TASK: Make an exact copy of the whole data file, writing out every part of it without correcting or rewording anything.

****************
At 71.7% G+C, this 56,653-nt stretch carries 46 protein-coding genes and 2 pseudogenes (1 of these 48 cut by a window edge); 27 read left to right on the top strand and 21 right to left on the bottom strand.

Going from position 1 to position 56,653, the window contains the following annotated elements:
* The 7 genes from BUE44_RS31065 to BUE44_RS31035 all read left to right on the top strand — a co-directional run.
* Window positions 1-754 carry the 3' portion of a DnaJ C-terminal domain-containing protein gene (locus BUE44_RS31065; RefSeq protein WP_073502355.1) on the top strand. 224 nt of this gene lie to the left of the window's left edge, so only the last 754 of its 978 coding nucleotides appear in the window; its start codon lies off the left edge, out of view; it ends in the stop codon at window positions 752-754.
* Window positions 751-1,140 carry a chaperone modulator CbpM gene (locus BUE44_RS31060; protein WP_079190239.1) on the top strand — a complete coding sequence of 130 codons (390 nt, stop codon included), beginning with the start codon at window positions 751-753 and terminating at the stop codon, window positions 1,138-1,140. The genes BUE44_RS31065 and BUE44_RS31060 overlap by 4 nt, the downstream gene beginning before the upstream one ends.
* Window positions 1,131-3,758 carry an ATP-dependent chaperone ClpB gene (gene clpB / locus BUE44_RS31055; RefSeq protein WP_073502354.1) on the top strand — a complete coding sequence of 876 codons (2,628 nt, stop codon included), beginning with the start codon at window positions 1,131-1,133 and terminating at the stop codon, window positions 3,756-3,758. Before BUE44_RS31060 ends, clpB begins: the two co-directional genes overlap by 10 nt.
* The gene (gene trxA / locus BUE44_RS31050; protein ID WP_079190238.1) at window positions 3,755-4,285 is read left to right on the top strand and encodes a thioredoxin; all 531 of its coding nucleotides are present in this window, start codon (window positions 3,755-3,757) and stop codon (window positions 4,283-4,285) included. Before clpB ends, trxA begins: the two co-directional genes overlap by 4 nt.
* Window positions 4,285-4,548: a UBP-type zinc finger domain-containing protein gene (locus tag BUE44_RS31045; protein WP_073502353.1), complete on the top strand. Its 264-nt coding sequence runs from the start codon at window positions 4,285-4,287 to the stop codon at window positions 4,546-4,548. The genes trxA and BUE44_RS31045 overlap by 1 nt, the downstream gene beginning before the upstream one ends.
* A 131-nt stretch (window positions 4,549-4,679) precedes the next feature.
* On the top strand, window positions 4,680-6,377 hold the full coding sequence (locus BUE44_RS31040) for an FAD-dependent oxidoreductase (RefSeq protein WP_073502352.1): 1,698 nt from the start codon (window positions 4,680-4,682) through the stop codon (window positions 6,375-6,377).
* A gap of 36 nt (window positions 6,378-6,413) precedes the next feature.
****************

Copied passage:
At 71.7% G+C, this 56,653-nt stretch carries 46 protein-coding genes and 2 pseudogenes (1 of these 48 cut by a window edge); 27 read left to right on the top strand and 21 right to left on the bottom strand.

Going from position 1 to position 56,653, the window contains the following annotated elements:
* The 7 genes from BUE44_RS31065 to BUE44_RS31035 all read left to right on the top strand — a co-directional run.
* Window positions 1-754 carry the 3' portion of a DnaJ C-terminal domain-containing protein gene (locus BUE44_RS31065; RefSeq protein WP_073502355.1) on the top strand. 224 nt of this gene lie to the left of the window's left edge, so only the last 754 of its 978 coding nucleotides appear in the window; its start codon lies off the left edge, out of view; it ends in the stop codon at window positions 752-754.
* Window positions 751-1,140 carry a chaperone modulator CbpM gene (locus BUE44_RS31060; protein WP_079190239.1) on the top strand — a complete coding sequence of 130 codons (390 nt, stop codon included), beginning with the start codon at window positions 751-753 and terminating at the stop codon, window positions 1,138-1,140. The genes BUE44_RS31065 and BUE44_RS31060 overlap by 4 nt, the downstream gene beginning before the upstream one ends.
* Window positions 1,131-3,758 carry an ATP-dependent chaperone ClpB gene (gene clpB / locus BUE44_RS31055; RefSeq protein WP_073502354.1) on the top strand — a complete coding sequence of 876 codons (2,628 nt, stop codon included), beginning with the start codon at window positions 1,131-1,133 and terminating at the stop codon, window positions 3,756-3,758. Before BUE44_RS31060 ends, clpB begins: the two co-directional genes overlap by 10 nt.
* The gene (gene trxA / locus BUE44_RS31050; protein ID WP_079190238.1) at window positions 3,755-4,285 is read left to right on the top strand and encodes a thioredoxin; all 531 of its coding nucleotides are present in this window, start codon (window positions 3,755-3,757) and stop codon (window positions 4,283-4,285) included. Before clpB ends, trxA begins: the two co-directional genes overlap by 4 nt.
* Window positions 4,285-4,548: a UBP-type zinc finger domain-containing protein gene (locus tag BUE44_RS31045; protein WP_073502353.1), complete on the top strand. Its 264-nt coding sequence runs from the start codon at window positions 4,285-4,287 to the stop codon at window positions 4,546-4,548. The genes trxA and BUE44_RS31045 overlap by 1 nt, the downstream gene beginning before the upstream one ends.
* A 131-nt stretch (window positions 4,549-4,679) precedes the next feature.
* On the top strand, window positions 4,680-6,377 hold the full coding sequence (locus BUE44_RS31040) for an FAD-dependent oxidoreductase (RefSeq protein WP_073502352.1): 1,698 nt from the start codon (window positions 4,680-4,682) through the stop codon (window positions 6,375-6,377).
* A gap of 36 nt (window positions 6,378-6,413) precedes the next feature.